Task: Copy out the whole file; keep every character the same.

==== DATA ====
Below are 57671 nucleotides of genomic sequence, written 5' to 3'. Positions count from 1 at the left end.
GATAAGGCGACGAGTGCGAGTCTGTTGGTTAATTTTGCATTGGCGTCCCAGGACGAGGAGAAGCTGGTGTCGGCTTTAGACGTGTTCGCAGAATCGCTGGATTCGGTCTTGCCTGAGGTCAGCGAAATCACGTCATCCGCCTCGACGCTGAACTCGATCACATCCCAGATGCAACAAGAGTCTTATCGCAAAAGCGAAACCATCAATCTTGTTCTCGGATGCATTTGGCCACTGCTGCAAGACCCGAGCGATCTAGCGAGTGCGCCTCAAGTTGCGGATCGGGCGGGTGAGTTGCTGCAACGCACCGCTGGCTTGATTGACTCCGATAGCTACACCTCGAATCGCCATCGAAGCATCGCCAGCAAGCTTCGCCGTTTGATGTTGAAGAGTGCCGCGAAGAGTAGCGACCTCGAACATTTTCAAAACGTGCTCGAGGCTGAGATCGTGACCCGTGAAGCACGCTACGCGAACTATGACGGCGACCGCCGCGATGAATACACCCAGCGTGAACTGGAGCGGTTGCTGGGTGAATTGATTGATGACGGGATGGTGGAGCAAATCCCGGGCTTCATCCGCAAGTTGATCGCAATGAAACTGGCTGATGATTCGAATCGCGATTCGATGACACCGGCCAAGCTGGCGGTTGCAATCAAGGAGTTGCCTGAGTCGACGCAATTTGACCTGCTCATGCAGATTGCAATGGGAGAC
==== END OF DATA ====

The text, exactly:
Below are 57671 nucleotides of genomic sequence, written 5' to 3'. Positions count from 1 at the left end.
GATAAGGCGACGAGTGCGAGTCTGTTGGTTAATTTTGCATTGGCGTCCCAGGACGAGGAGAAGCTGGTGTCGGCTTTAGACGTGTTCGCAGAATCGCTGGATTCGGTCTTGCCTGAGGTCAGCGAAATCACGTCATCCGCCTCGACGCTGAACTCGATCACATCCCAGATGCAACAAGAGTCTTATCGCAAAAGCGAAACCATCAATCTTGTTCTCGGATGCATTTGGCCACTGCTGCAAGACCCGAGCGATCTAGCGAGTGCGCCTCAAGTTGCGGATCGGGCGGGTGAGTTGCTGCAACGCACCGCTGGCTTGATTGACTCCGATAGCTACACCTCGAATCGCCATCGAAGCATCGCCAGCAAGCTTCGCCGTTTGATGTTGAAGAGTGCCGCGAAGAGTAGCGACCTCGAACATTTTCAAAACGTGCTCGAGGCTGAGATCGTGACCCGTGAAGCACGCTACGCGAACTATGACGGCGACCGCCGCGATGAATACACCCAGCGTGAACTGGAGCGGTTGCTGGGTGAATTGATTGATGACGGGATGGTGGAGCAAATCCCGGGCTTCATCCGCAAGTTGATCGCAATGAAACTGGCTGATGATTCGAATCGCGATTCGATGACACCGGCCAAGCTGGCGGTTGCAATCAAGGAGTTGCCTGAGTCGACGCAATTTGACCTGCTCATGCAGATTGCAATGGGAGAC